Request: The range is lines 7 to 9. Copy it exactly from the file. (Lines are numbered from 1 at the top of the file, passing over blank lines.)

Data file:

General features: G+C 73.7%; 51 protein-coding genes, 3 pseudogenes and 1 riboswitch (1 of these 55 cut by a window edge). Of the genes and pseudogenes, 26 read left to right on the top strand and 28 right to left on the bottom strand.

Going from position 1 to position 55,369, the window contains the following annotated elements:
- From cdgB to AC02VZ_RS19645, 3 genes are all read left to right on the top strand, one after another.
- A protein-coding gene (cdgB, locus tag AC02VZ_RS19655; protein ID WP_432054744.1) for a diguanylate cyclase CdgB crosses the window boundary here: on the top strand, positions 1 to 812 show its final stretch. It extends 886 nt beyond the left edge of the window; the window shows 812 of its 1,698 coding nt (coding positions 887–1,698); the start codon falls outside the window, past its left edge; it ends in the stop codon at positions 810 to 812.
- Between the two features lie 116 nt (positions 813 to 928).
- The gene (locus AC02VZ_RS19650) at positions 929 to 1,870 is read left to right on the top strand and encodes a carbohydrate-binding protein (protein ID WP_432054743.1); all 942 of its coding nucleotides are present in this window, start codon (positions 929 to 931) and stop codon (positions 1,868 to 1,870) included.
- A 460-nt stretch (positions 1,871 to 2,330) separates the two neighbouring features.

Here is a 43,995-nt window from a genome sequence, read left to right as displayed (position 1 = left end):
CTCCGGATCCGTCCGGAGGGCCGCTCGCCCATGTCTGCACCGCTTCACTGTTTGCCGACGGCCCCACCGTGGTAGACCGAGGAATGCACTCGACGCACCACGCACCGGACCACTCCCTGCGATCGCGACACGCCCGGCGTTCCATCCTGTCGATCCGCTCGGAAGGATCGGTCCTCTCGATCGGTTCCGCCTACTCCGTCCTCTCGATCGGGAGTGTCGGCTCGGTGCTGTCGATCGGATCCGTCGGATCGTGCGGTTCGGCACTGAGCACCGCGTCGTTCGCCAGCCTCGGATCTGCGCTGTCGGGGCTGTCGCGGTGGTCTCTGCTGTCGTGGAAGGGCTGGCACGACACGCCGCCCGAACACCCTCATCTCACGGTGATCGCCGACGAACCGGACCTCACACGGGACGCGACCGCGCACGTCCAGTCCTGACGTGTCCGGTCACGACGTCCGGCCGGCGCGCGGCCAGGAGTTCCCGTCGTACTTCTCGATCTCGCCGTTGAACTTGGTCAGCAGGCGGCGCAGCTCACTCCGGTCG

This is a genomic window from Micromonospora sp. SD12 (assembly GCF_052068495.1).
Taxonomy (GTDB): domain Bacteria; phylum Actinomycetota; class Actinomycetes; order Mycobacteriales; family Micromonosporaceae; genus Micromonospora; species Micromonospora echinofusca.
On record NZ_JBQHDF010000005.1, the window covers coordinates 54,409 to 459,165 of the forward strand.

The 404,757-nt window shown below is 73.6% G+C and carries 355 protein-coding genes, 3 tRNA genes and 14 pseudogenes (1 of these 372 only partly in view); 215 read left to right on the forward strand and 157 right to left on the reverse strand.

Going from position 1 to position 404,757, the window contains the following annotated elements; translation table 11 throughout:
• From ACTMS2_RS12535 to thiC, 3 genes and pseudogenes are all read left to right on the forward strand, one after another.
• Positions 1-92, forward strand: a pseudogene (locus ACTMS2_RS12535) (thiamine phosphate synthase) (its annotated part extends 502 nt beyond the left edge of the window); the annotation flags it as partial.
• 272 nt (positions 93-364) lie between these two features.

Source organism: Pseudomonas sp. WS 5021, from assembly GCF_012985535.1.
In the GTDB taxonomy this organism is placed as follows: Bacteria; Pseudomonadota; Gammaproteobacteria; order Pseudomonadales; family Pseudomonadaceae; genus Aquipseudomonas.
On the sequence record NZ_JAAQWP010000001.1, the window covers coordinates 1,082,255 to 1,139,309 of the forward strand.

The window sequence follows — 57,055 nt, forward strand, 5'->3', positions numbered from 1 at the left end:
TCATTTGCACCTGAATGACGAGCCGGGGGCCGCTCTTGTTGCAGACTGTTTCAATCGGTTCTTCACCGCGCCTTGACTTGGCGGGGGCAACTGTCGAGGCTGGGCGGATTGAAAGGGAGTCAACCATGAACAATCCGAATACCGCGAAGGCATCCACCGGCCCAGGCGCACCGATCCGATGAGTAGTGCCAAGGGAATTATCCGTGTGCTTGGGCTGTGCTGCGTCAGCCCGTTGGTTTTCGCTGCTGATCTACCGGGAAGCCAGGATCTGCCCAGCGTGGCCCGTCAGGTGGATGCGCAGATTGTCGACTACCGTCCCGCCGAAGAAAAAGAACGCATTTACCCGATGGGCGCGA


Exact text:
- A 460-nt stretch (positions 1,871 to 2,330) separates the two neighbouring features.

Here is a 43,995-nt window from a genome sequence, read left to right as displayed (position 1 = left end):
CTCCGGATCCGTCCGGAGGGCCGCTCGCCCATGTCTGCACCGCTTCACTGTTTGCCGACGGCCCCACCGTGGTAGACCGAGGAATGCACTCGACGCACCACGCACCGGACCACTCCCTGCGATCGCGACACGCCCGGCGTTCCATCCTGTCGATCCGCTCGGAAGGATCGGTCCTCTCGATCGGTTCCGCCTACTCCGTCCTCTCGATCGGGAGTGTCGGCTCGGTGCTGTCGATCGGATCCGTCGGATCGTGCGGTTCGGCACTGAGCACCGCGTCGTTCGCCAGCCTCGGATCTGCGCTGTCGGGGCTGTCGCGGTGGTCTCTGCTGTCGTGGAAGGGCTGGCACGACACGCCGCCCGAACACCCTCATCTCACGGTGATCGCCGACGAACCGGACCTCACACGGGACGCGACCGCGCACGTCCAGTCCTGACGTGTCCGGTCACGACGTCCGGCCGGCGCGCGGCCAGGAGTTCCCGTCGTACTTCTCGATCTCGCCGTTGAACTTGGTCAGCAGGCGGCGCAGCTCACTCCGGTCG